I really didn’t want to write a Miley Cyrus post, to add to all the post-VMA posts, but….
But….then I read writer Julianna Baggott’s post, “Why Miley Cyrus is a Tragedy We All Must Bear,” on her excellent blog.
Baggott’s post went beyond the slut-shaming and open-mouthed “can you believe the train wreck” talk and cut to the essential sadness behind Cyrus’ performance, her video, and her song:
…There may well be partying, drugs, overdoses, orange jumpsuits, a hotel room where things go very wrong…
Is there any way to stop it? This is what I thought of the first time I saw her “We Can’t Stop” video, which now has over 157 million views. Despite the fact that it’s supposed to be a party song, it’s played in a melancholy minor key. The beat is slow. Stripped from its video, it’s a sad song that seems, if anything, to be about addiction… to what? Hers or, culturally, ours?
The first time I heard the Miley Cyrus song and saw the video, I was struck, like Baggott, by how depressing it was, like a bad trip or a tranquilized vision of fun seen through a veil. In the song, Cyrus makes references to ecstasy (molly) and doing lines of cocaine in the bathroom, but the song seems to be more about the comedown and the lows, than the high.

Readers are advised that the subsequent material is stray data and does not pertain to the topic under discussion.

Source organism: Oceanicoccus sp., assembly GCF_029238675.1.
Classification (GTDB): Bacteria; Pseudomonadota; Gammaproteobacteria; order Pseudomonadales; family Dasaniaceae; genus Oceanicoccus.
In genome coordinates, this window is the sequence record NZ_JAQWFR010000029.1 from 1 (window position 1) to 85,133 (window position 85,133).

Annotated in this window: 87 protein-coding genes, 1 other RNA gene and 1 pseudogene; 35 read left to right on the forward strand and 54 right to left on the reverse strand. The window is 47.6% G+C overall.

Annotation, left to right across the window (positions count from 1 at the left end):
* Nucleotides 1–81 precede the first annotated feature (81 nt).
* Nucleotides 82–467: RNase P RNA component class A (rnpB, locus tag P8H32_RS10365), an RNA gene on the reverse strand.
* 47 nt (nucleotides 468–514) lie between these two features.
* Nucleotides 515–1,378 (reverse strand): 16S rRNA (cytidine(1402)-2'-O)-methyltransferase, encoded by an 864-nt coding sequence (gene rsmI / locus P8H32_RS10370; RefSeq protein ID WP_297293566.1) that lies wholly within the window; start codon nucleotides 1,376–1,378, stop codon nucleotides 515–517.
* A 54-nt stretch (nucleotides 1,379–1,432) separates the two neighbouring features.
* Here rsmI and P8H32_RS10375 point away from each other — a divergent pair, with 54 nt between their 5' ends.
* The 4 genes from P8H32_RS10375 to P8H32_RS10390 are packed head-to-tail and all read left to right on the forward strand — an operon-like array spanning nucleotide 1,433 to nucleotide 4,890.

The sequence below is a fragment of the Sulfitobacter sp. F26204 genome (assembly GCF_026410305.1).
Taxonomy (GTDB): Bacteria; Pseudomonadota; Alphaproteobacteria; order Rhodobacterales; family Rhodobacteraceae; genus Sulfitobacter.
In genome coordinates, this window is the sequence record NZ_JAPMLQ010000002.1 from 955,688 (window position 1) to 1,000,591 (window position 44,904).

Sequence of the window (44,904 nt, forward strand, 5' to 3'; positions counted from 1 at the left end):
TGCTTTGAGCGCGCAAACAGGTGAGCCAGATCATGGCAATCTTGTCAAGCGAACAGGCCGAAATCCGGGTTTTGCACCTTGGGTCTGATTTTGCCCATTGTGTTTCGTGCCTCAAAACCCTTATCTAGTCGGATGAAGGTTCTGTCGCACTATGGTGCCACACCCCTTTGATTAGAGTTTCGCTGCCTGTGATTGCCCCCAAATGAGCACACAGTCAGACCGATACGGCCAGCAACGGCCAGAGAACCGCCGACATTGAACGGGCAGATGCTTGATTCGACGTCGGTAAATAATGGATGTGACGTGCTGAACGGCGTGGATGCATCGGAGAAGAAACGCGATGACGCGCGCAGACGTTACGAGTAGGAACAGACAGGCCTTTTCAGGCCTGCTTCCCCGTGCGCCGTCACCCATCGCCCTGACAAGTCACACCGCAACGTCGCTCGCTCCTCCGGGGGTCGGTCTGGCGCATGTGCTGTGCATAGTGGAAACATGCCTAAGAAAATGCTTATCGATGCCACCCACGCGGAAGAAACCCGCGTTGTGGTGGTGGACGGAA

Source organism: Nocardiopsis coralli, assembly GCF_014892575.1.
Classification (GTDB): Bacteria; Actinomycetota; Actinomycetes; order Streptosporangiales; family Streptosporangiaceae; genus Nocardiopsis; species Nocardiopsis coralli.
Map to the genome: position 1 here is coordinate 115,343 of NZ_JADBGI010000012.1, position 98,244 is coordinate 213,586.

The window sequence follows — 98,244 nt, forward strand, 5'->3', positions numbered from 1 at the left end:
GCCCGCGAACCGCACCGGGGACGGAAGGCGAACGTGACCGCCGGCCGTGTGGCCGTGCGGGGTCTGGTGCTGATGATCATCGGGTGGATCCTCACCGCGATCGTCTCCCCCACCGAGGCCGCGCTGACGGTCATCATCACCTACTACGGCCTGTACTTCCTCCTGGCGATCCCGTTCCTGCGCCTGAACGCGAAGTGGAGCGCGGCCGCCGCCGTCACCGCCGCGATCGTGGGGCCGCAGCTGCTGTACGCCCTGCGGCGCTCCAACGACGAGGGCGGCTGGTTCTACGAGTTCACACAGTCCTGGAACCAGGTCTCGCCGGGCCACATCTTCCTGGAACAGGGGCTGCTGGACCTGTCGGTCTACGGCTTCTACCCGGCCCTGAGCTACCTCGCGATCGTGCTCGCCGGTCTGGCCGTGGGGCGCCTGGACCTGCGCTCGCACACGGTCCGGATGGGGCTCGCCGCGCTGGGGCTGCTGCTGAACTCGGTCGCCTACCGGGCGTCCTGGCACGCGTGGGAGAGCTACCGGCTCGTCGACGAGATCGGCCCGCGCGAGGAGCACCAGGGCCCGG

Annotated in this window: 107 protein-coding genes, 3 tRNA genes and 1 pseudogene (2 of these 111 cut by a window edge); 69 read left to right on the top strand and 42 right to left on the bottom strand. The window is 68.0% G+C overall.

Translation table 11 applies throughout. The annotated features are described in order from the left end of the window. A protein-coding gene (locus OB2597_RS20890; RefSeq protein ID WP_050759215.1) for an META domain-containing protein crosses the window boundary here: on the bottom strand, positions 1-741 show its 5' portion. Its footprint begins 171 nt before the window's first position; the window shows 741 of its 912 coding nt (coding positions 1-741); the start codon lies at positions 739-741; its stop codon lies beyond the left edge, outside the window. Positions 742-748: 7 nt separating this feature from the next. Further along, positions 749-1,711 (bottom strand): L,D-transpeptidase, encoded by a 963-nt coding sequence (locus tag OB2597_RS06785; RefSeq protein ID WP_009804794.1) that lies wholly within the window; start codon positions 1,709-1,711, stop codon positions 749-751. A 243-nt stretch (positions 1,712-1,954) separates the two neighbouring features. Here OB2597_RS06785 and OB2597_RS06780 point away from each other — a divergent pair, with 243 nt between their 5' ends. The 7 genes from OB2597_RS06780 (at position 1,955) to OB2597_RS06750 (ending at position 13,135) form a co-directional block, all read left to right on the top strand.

I’m a huge fan of the eff-the-responsible-adults party anthems, which can be contagious in their rebellious spirit, but this is something different than a freeing, countercultural rebellion.
In “We Can’t Stop,” Miley Cyrus sounds like a toddler, still tied to her parents, throwing a tantrum. (“And we can’t stop. And we won’t stop” “It’s our party we can do what we want.” “It’s my mouth I can say what I want to!”). The video enacts the wrung-out exhaustion of a toddler after the tantrum, succumbing to numbness, giving in.
Onstage at the VMA awards, Miley Cyrus bent over while Robin Thicke sang “Blurred Lines” and humped her. It was sad to see the angry toddler—with her piss and vinegar—enact total submissiveness. It’s as if outside forces have totally taken over: the pills, the drugs, the marketing machine, the culture, the “man.”
This all takes me back to a point we’ve made over and over on Drinking Diaries: drinking, like anything else, can be a great thing when it’s a choice, freely made, rather than a default mechanism, a crutch, or a numbing agent, or a tool to say “eff you” when you feel powerless and can’t say it directly.